Readers might also find themselves occasionally backtracking in order to remind themselves of a certain character, and this book seems to end on a little bit of a cliffhanger; there is not 100 percent resolution, and it feels like there’s a potential sequel in the offing.
I hope there is.
The biggest gripe, to me, is the sheer number of characters. Byrnes does his best to give them all their unique quirks and personalities and what not, but there are so many of them that more than a few don’t come across as well as they probably should. The scope of the plot likely necessitated the sheer number of players, but if there is a sequel, I hope Byrnes trims the roster a bit.
All in all, Bounty is a fantastic mystery/thriller that features a disturbingly plausible storyline. To me, the best novels often posit the question “What if…?” and this novel certainly delivers.
Now… any chance Byrnes might read my Bounty?
Forget Tomorrow by Pintip Dunn
If you could see into your own future, what would you do? Especially if you didn’t like what you saw.
Callie Jones saw the worst possible future for herself, sending Forget Tomorrow into an intense, frantic, and emotional journey that often wadded waist-deep into the philosophical divide between fate and free will. An unexpected ally joins Callie on her journey, and despite some missteps midway through, Pintip Dunn offers up one of the more emotional books I’ve read in 2016.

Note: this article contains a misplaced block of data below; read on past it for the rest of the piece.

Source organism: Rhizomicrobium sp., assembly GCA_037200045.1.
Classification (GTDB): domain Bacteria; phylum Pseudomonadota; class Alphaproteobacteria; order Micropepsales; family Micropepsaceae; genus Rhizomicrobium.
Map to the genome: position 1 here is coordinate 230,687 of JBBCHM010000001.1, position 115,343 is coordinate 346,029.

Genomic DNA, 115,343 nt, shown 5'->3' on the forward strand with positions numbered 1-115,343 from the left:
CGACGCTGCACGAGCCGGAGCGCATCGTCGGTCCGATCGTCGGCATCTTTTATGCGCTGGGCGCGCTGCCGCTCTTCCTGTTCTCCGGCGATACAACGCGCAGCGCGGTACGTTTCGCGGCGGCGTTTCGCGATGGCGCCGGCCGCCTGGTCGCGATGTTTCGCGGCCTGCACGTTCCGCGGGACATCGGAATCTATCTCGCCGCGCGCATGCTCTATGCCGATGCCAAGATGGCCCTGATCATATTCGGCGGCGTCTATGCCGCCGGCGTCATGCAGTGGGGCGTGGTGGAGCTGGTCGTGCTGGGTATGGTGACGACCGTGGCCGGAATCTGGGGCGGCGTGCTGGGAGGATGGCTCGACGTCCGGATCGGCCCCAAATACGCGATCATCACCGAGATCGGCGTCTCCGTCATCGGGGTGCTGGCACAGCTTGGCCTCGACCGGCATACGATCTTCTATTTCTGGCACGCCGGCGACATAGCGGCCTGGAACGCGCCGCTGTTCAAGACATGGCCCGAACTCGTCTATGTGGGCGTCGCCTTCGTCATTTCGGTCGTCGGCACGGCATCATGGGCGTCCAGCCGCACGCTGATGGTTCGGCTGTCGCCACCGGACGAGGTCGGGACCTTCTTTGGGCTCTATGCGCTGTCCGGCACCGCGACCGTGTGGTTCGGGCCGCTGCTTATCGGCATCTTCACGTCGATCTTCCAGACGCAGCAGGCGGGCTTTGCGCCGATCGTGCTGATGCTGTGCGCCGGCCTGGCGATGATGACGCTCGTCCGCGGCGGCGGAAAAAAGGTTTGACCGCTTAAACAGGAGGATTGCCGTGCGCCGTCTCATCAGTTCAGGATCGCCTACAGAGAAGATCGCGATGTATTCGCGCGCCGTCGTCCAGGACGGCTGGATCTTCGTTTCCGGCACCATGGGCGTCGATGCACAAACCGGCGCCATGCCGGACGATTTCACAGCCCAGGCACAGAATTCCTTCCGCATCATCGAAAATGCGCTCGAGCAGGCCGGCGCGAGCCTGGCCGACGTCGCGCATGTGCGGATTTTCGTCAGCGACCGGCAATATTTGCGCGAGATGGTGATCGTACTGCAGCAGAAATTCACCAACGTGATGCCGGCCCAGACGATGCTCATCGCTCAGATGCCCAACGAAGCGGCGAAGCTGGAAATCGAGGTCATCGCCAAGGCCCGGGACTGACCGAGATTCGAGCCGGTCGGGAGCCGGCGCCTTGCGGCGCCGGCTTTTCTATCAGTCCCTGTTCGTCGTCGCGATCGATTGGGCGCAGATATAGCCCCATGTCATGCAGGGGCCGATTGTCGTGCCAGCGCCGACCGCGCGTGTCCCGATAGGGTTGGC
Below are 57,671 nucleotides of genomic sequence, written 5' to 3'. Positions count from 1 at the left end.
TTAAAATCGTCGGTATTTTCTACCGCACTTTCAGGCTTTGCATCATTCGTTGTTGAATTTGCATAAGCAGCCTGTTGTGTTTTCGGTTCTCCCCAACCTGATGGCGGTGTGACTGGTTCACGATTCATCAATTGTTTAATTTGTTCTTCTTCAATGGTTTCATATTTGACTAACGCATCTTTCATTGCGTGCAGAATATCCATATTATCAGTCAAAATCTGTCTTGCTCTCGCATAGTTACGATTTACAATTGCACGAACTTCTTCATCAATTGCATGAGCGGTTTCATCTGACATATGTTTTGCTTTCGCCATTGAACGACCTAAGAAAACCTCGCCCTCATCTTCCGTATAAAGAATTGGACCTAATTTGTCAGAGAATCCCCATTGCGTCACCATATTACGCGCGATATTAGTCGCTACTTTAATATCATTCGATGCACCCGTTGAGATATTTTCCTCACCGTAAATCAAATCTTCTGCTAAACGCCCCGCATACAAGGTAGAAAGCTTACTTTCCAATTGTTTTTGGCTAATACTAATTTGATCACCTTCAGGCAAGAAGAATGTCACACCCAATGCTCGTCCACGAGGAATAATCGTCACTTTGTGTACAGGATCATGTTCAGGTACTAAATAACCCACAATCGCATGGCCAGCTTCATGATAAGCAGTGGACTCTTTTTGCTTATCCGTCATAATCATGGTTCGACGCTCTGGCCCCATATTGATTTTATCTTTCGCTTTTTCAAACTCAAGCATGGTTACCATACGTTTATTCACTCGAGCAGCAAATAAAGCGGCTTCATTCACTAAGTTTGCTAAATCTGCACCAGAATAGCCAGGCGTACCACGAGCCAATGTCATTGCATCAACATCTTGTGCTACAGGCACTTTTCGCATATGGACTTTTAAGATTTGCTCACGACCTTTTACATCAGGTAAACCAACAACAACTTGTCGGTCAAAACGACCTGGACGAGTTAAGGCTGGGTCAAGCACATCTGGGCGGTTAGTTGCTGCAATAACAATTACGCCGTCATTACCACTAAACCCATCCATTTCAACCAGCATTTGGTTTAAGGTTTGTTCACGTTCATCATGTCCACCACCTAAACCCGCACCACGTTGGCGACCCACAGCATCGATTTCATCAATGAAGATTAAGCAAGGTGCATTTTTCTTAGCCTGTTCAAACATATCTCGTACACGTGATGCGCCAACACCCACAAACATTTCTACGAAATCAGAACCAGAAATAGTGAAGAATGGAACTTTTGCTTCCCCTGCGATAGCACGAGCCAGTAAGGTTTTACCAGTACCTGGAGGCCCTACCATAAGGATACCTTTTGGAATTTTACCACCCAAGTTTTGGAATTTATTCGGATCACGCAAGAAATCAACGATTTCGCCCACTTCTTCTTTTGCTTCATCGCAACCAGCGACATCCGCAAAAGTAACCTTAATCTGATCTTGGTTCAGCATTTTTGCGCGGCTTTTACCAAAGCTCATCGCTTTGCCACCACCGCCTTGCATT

The immediate aftermath of Callie discovering her future is fraught with tension, fear, and the unknown. Though she spends many of the early chapters by herself, or surrounded by those she isn’t sure she can trust, those chapters fly by… and then she finds herself on the run, confronted with possibly the last person she wanted to see, and then… Harmony.
I’ll be blunt. Most of the love story between Callie and Logan did nothing for me — but that’s because of my own bias against romantic subplots as a whole. They often feel out of place, though I will give Forget Tomorrow credit for not shoehorning in a love triangle like so many other YA novels.
And I did enjoy the fact that of the three potential romantic entanglements among those in Harmony, the spectre of their respective futures stood in the way. Aside from that, though, Logan and Callie as a romantic item did nothing for me.
However, Logan’s overall importance to the plot still worked for me. I have this odd ability to separate the romantic from everything else, so a book still works for me even if the romantic subplot doesn’t.
(And if my distaste for romantic subplots makes me a coldhearted curmudgeon, then… guilty.)
The end of the book seems to build to an inevitable conclusion, but there is a twist in the final moments that even had my mouth agape. I flipped through the final chapter thinking there had to be a way out of it, and I even had my theories on that, but I did not see the move that was made. Perhaps, in hindsight, it should be obvious, but still.
My issues with some of the middle notwithstanding, Forget Tomorrow is a fantastic read, almost impossible to put down. The beginning and end are that strong, and I am eager to pick up the next installment.